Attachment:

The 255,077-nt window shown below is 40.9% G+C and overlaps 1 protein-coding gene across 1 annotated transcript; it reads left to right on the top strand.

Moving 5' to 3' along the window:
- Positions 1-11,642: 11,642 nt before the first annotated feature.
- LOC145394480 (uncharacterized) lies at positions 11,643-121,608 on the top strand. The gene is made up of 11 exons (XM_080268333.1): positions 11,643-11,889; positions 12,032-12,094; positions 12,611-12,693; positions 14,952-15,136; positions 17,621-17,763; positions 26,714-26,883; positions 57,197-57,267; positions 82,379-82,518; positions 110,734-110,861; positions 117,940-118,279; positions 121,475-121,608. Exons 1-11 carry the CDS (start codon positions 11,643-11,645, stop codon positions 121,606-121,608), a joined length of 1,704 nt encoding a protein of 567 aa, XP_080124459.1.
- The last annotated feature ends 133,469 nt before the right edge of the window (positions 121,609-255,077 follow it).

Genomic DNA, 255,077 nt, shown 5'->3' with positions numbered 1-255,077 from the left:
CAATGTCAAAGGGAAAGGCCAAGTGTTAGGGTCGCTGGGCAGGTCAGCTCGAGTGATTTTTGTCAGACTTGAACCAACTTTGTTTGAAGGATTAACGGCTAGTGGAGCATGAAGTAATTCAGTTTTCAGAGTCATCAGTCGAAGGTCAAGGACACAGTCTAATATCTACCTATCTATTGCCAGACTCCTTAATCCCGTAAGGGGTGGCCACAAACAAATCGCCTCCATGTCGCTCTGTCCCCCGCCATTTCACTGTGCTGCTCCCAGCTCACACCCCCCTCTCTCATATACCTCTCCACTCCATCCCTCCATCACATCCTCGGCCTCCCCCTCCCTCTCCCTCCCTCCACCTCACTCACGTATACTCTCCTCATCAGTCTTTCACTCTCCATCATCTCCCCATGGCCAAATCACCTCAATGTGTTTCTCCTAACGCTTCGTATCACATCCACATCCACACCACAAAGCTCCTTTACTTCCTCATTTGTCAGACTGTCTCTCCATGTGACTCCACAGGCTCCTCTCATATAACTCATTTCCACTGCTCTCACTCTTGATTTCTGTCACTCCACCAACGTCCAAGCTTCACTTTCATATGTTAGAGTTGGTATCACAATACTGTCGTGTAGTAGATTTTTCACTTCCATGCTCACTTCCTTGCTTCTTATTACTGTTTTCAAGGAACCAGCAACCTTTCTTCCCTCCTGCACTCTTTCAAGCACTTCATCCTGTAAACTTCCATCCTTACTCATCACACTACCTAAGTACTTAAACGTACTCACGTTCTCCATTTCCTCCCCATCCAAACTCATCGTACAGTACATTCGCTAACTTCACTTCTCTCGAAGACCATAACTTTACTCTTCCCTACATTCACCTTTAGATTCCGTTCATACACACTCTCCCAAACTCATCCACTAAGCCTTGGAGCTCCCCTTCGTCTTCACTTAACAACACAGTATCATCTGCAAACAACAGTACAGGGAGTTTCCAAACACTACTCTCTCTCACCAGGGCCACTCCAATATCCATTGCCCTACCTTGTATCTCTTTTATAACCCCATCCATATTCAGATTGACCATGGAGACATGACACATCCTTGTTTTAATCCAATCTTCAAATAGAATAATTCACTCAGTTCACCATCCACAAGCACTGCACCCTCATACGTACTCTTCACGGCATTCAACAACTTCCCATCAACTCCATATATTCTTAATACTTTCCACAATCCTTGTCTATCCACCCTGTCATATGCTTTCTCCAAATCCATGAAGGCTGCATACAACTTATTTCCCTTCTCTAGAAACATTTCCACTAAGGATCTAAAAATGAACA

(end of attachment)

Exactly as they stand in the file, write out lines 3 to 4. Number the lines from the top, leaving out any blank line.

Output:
- Positions 1-11,642: 11,642 nt before the first annotated feature.
- LOC145394480 (uncharacterized) lies at positions 11,643-121,608 on the top strand. The gene is made up of 11 exons (XM_080268333.1): positions 11,643-11,889; positions 12,032-12,094; positions 12,611-12,693; positions 14,952-15,136; positions 17,621-17,763; positions 26,714-26,883; positions 57,197-57,267; positions 82,379-82,518; positions 110,734-110,861; positions 117,940-118,279; positions 121,475-121,608. Exons 1-11 carry the CDS (start codon positions 11,643-11,645, stop codon positions 121,606-121,608), a joined length of 1,704 nt encoding a protein of 567 aa, XP_080124459.1.